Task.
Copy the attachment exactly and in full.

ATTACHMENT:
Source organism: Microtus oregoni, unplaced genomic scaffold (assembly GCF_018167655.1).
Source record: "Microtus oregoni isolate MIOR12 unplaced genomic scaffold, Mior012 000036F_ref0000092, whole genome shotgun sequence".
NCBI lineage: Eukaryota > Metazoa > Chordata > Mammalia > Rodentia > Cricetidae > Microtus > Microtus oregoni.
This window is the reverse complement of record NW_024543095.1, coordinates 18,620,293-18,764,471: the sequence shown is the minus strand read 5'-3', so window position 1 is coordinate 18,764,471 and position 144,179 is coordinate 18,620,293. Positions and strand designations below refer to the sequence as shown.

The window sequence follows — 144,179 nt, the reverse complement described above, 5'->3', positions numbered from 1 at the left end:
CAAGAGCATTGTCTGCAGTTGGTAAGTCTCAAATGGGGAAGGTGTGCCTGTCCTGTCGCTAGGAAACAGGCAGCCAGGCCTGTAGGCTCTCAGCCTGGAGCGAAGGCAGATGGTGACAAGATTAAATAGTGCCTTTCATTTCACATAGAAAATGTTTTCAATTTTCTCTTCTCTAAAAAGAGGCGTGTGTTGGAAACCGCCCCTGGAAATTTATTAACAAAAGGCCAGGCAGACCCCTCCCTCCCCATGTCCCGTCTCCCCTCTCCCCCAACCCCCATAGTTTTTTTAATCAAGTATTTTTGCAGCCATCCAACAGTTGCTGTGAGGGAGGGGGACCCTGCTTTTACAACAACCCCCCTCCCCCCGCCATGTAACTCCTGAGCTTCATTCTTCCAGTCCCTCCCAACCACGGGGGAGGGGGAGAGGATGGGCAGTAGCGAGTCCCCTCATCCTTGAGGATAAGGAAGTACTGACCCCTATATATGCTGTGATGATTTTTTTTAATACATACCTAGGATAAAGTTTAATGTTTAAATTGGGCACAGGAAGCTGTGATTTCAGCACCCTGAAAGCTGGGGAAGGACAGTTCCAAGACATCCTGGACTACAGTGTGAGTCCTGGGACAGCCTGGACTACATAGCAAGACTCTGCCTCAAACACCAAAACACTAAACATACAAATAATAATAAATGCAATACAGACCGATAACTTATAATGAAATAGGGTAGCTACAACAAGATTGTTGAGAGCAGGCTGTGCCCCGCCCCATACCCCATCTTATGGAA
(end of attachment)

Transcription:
Source organism: Microtus oregoni, unplaced genomic scaffold (assembly GCF_018167655.1).
Source record: "Microtus oregoni isolate MIOR12 unplaced genomic scaffold, Mior012 000036F_ref0000092, whole genome shotgun sequence".
NCBI lineage: Eukaryota > Metazoa > Chordata > Mammalia > Rodentia > Cricetidae > Microtus > Microtus oregoni.
This window is the reverse complement of record NW_024543095.1, coordinates 18,620,293-18,764,471: the sequence shown is the minus strand read 5'-3', so window position 1 is coordinate 18,764,471 and position 144,179 is coordinate 18,620,293. Positions and strand designations below refer to the sequence as shown.

The window sequence follows — 144,179 nt, the reverse complement described above, 5'->3', positions numbered from 1 at the left end:
CAAGAGCATTGTCTGCAGTTGGTAAGTCTCAAATGGGGAAGGTGTGCCTGTCCTGTCGCTAGGAAACAGGCAGCCAGGCCTGTAGGCTCTCAGCCTGGAGCGAAGGCAGATGGTGACAAGATTAAATAGTGCCTTTCATTTCACATAGAAAATGTTTTCAATTTTCTCTTCTCTAAAAAGAGGCGTGTGTTGGAAACCGCCCCTGGAAATTTATTAACAAAAGGCCAGGCAGACCCCTCCCTCCCCATGTCCCGTCTCCCCTCTCCCCCAACCCCCATAGTTTTTTTAATCAAGTATTTTTGCAGCCATCCAACAGTTGCTGTGAGGGAGGGGGACCCTGCTTTTACAACAACCCCCCTCCCCCCGCCATGTAACTCCTGAGCTTCATTCTTCCAGTCCCTCCCAACCACGGGGGAGGGGGAGAGGATGGGCAGTAGCGAGTCCCCTCATCCTTGAGGATAAGGAAGTACTGACCCCTATATATGCTGTGATGATTTTTTTTAATACATACCTAGGATAAAGTTTAATGTTTAAATTGGGCACAGGAAGCTGTGATTTCAGCACCCTGAAAGCTGGGGAAGGACAGTTCCAAGACATCCTGGACTACAGTGTGAGTCCTGGGACAGCCTGGACTACATAGCAAGACTCTGCCTCAAACACCAAAACACTAAACATACAAATAATAATAAATGCAATACAGACCGATAACTTATAATGAAATAGGGTAGCTACAACAAGATTGTTGAGAGCAGGCTGTGCCCCGCCCCATACCCCATCTTATGGAA